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(NEW YORK) Onondaga Law Enforcement Leaders, Crime Survivors Say Over 200 New York State Children Are Abused or Neglected Every Day



FOR IMMEDIATE RELEASE: April 19, 2012
Contact: Arielle Bernstein, abernstein@fightcrime.org
cell: (631) 495-2939

Citing enormous toll on children and child abuse-crime link, law enforcement leaders support efforts to break cycle of abuse through voluntary home visiting

Syracuse, NY — The numbers are eye opening: the number of kids abused or neglected in one year could fill every seat in Madison Square Garden, more than three times over. Onondaga County District Attorney William J. Fitzpatrick, Chairman of the Onondaga Police Chiefs Association and Baldwinsville Chief of Police Michael Lefancheck and Janice Grieshaber-Geddes, mother of Jenna murdered in 1997 and co-author of Jenna’s Law drew attention to the figures Thursday, releasing a new report from law enforcement leaders and crime survivors across the state on the extent of child abuse and neglect across New York State. On behalf of Fight Crime: Invest in Kids New York, the Onondaga County law enforcement released a report with data showing that at least 77,000 children in New York State suffered abuse or neglect in 2010—more than 200 every day. Among New York children who suffered abuse and neglect in 2010, the report says at least 114 children died. In Onondaga County alone, there were 1,781 children abused or neglected in 2010.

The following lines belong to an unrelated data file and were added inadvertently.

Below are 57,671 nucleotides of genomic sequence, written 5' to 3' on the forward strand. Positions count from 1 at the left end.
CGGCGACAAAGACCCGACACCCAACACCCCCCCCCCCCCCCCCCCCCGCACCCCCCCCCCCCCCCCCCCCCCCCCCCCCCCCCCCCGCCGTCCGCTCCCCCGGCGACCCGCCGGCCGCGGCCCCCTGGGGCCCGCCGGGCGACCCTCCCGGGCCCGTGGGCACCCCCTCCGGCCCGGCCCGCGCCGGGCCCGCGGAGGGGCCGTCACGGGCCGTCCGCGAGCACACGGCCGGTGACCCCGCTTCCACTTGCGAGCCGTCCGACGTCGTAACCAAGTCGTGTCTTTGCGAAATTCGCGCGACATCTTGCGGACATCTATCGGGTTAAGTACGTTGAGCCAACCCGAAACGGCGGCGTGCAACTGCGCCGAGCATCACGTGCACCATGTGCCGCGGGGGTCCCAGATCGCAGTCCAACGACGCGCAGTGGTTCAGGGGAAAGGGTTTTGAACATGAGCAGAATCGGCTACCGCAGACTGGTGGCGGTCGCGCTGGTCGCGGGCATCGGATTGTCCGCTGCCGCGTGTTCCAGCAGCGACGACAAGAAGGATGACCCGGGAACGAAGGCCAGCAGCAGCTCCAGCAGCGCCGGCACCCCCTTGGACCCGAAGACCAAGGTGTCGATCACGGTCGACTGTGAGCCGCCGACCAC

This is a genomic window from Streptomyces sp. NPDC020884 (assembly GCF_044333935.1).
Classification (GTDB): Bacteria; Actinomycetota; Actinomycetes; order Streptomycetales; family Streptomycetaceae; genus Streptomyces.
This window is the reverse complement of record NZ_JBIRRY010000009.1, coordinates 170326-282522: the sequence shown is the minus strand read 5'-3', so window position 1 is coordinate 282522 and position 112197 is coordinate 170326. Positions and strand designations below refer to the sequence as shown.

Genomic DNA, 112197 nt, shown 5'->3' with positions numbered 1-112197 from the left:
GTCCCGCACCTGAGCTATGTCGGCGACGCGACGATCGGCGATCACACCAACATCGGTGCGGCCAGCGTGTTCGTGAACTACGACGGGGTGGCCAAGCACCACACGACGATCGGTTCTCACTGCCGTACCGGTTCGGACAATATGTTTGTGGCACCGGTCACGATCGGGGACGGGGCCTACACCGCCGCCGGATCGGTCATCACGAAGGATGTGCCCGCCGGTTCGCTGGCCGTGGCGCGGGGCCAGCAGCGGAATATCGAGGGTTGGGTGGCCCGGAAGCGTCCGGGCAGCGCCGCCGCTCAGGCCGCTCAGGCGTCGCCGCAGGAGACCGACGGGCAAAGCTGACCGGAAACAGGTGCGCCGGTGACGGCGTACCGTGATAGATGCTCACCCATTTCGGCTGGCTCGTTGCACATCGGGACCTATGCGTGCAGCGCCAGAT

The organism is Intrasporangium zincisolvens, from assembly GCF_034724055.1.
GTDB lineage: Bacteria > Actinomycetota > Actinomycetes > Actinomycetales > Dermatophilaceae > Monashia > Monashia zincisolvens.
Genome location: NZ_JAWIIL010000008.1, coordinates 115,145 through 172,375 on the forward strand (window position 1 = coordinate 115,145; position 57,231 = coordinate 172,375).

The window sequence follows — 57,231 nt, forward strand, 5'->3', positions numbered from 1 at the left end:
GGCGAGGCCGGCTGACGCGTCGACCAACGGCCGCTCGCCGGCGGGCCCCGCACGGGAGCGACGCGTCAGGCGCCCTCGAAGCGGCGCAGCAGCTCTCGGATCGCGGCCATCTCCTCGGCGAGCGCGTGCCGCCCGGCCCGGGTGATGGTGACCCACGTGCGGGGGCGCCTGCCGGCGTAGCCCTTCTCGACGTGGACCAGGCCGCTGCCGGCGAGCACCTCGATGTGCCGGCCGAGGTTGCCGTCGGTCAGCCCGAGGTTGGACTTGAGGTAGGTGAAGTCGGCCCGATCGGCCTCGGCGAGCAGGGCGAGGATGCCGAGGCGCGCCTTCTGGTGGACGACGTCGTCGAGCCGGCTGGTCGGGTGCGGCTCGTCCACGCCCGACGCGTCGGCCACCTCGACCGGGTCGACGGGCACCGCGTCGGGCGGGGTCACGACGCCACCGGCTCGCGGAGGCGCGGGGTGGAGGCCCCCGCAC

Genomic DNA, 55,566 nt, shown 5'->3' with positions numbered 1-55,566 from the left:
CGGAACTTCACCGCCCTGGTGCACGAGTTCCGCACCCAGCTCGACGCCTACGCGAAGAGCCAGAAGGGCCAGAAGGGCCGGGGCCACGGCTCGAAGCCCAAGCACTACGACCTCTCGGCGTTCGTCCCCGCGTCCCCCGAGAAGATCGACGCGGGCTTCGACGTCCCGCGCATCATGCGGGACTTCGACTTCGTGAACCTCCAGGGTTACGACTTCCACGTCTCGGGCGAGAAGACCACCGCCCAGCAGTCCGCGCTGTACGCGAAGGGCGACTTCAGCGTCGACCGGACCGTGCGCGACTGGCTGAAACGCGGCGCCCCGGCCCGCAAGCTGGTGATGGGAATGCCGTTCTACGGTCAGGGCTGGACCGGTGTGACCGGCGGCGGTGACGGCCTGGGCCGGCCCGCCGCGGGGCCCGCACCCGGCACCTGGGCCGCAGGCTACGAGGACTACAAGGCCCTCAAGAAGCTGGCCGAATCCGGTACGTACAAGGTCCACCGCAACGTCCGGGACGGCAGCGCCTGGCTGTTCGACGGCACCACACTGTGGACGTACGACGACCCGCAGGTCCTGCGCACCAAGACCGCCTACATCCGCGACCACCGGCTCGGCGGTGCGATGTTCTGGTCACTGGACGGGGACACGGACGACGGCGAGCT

The report emphasizes the benefits of voluntary home visiting services, which help new parents cope with the stresses of raising a young child. Research shows that quality home visiting programs can cut child abuse and neglect by as much as 50 percent, significantly reduce later crime and save taxpayers money.

Onondaga County law enforcement leaders and crime survivors raised concerns at a news conference held at the McMahon/Ryan Child Advocacy Center. They called on Governor Andrew Cuomo and state legislators to protect and increase the state’s investment in home visiting services to help reduce child abuse and neglect and later crime. They also urged members of the state’s Congressional Delegation to protect and expand federal funding for evidence-based home visiting services.